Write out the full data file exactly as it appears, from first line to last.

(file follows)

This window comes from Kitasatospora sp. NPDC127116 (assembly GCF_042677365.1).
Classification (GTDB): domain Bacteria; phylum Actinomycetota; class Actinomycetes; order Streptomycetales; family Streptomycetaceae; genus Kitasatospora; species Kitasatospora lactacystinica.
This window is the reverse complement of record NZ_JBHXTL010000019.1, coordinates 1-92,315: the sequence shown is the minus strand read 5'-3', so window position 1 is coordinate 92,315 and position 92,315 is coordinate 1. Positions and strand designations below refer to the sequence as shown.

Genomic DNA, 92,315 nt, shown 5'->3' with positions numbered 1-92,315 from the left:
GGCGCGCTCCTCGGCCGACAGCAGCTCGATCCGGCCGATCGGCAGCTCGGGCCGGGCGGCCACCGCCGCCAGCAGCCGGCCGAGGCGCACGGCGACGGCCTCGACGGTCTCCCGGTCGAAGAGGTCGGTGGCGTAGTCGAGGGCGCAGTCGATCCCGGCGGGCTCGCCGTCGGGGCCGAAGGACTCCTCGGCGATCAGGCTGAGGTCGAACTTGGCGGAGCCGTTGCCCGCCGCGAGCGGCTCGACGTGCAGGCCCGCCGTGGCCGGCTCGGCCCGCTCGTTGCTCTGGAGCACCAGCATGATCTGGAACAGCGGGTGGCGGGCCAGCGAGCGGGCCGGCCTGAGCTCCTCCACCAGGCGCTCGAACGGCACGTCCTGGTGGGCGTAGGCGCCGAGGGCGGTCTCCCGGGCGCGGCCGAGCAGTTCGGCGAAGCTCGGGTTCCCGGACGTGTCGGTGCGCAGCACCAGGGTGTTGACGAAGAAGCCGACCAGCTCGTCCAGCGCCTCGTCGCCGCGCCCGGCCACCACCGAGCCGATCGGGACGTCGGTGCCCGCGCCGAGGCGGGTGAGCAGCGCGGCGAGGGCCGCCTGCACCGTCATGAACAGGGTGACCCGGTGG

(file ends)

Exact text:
This window comes from Kitasatospora sp. NPDC127116 (assembly GCF_042677365.1).
Classification (GTDB): domain Bacteria; phylum Actinomycetota; class Actinomycetes; order Streptomycetales; family Streptomycetaceae; genus Kitasatospora; species Kitasatospora lactacystinica.
This window is the reverse complement of record NZ_JBHXTL010000019.1, coordinates 1-92,315: the sequence shown is the minus strand read 5'-3', so window position 1 is coordinate 92,315 and position 92,315 is coordinate 1. Positions and strand designations below refer to the sequence as shown.

Genomic DNA, 92,315 nt, shown 5'->3' with positions numbered 1-92,315 from the left:
GGCGCGCTCCTCGGCCGACAGCAGCTCGATCCGGCCGATCGGCAGCTCGGGCCGGGCGGCCACCGCCGCCAGCAGCCGGCCGAGGCGCACGGCGACGGCCTCGACGGTCTCCCGGTCGAAGAGGTCGGTGGCGTAGTCGAGGGCGCAGTCGATCCCGGCGGGCTCGCCGTCGGGGCCGAAGGACTCCTCGGCGATCAGGCTGAGGTCGAACTTGGCGGAGCCGTTGCCCGCCGCGAGCGGCTCGACGTGCAGGCCCGCCGTGGCCGGCTCGGCCCGCTCGTTGCTCTGGAGCACCAGCATGATCTGGAACAGCGGGTGGCGGGCCAGCGAGCGGGCCGGCCTGAGCTCCTCCACCAGGCGCTCGAACGGCACGTCCTGGTGGGCGTAGGCGCCGAGGGCGGTCTCCCGGGCGCGGCCGAGCAGTTCGGCGAAGCTCGGGTTCCCGGACGTGTCGGTGCGCAGCACCAGGGTGTTGACGAAGAAGCCGACCAGCTCGTCCAGCGCCTCGTCGCCGCGCCCGGCCACCACCGAGCCGATCGGGACGTCGGTGCCCGCGCCGAGGCGGGTGAGCAGCGCGGCGAGGGCCGCCTGCACCGTCATGAACAGGGTGACCCGGTGG